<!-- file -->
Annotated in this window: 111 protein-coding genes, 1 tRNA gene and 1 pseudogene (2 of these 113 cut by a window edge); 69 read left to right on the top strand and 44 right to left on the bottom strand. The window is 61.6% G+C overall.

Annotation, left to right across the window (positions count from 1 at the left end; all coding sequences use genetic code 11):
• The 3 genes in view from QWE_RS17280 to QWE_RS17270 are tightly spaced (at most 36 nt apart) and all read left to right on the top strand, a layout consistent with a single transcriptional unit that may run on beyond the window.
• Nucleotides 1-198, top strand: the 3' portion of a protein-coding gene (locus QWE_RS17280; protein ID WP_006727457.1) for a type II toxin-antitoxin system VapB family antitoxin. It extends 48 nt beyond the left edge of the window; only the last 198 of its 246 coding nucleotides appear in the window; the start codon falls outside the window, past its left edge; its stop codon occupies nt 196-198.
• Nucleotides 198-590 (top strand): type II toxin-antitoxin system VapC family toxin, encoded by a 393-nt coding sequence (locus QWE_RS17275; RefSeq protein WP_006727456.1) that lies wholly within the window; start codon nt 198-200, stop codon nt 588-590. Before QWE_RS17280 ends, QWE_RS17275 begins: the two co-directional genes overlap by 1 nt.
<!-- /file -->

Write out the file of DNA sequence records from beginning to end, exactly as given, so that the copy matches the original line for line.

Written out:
Annotated in this window: 111 protein-coding genes, 1 tRNA gene and 1 pseudogene (2 of these 113 cut by a window edge); 69 read left to right on the top strand and 44 right to left on the bottom strand. The window is 61.6% G+C overall.

Annotation, left to right across the window (positions count from 1 at the left end; all coding sequences use genetic code 11):
• The 3 genes in view from QWE_RS17280 to QWE_RS17270 are tightly spaced (at most 36 nt apart) and all read left to right on the top strand, a layout consistent with a single transcriptional unit that may run on beyond the window.
• Nucleotides 1-198, top strand: the 3' portion of a protein-coding gene (locus QWE_RS17280; protein ID WP_006727457.1) for a type II toxin-antitoxin system VapB family antitoxin. It extends 48 nt beyond the left edge of the window; only the last 198 of its 246 coding nucleotides appear in the window; the start codon falls outside the window, past its left edge; its stop codon occupies nt 196-198.
• Nucleotides 198-590 (top strand): type II toxin-antitoxin system VapC family toxin, encoded by a 393-nt coding sequence (locus QWE_RS17275; RefSeq protein WP_006727456.1) that lies wholly within the window; start codon nt 198-200, stop codon nt 588-590. Before QWE_RS17280 ends, QWE_RS17275 begins: the two co-directional genes overlap by 1 nt.